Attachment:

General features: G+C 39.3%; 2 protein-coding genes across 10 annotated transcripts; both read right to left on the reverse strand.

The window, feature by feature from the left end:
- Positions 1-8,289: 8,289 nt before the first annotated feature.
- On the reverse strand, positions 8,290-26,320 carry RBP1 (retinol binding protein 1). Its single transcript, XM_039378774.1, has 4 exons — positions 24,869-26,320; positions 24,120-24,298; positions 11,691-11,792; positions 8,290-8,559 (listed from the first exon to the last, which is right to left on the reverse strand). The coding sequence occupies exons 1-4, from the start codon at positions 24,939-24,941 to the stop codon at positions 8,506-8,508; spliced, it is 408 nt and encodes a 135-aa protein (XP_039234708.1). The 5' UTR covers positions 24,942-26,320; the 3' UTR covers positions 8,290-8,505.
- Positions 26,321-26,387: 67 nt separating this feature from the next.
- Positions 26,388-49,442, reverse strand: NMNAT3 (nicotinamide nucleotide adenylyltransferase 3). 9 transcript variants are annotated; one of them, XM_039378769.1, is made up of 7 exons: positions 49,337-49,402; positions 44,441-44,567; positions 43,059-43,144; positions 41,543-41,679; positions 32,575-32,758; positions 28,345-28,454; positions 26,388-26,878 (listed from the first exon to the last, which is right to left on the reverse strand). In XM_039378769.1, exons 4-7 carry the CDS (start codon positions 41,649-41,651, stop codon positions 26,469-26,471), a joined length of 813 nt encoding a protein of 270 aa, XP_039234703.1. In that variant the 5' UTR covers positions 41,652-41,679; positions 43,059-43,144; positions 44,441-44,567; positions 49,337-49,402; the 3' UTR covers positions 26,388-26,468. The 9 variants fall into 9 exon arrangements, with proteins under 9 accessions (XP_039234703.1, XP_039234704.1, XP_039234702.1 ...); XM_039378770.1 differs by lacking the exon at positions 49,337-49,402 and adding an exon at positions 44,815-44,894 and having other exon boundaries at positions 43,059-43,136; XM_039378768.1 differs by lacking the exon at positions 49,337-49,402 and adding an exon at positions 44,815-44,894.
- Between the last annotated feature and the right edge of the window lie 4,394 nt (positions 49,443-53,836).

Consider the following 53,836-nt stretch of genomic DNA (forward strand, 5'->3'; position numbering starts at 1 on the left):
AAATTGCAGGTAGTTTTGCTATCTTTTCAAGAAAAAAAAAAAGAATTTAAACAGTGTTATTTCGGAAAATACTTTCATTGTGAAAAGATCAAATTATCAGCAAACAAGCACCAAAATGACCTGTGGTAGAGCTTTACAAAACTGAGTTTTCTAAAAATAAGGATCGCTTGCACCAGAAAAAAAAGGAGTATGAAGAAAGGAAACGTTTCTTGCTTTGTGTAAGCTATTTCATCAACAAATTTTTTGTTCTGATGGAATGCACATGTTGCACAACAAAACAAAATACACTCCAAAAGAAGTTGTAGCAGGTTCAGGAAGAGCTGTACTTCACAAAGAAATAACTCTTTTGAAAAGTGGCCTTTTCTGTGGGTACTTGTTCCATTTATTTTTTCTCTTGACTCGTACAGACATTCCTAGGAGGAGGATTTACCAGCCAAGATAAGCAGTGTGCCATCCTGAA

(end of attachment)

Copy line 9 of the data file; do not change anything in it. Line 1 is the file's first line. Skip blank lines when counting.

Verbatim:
AAATTGCAGGTAGTTTTGCTATCTTTTCAAGAAAAAAAAAAAGAATTTAAACAGTGTTATTTCGGAAAATACTTTCATTGTGAAAAGATCAAATTATCAGCAAACAAGCACCAAAATGACCTGTGGTAGAGCTTTACAAAACTGAGTTTTCTAAAAATAAGGATCGCTTGCACCAGAAAAAAAAGGAGTATGAAGAAAGGAAACGTTTCTTGCTTTGTGTAAGCTATTTCATCAACAAATTTTTTGTTCTGATGGAATGCACATGTTGCACAACAAAACAAAATACACTCCAAAAGAAGTTGTAGCAGGTTCAGGAAGAGCTGTACTTCACAAAGAAATAACTCTTTTGAAAAGTGGCCTTTTCTGTGGGTACTTGTTCCATTTATTTTTTCTCTTGACTCGTACAGACATTCCTAGGAGGAGGATTTACCAGCCAAGATAAGCAGTGTGCCATCCTGAA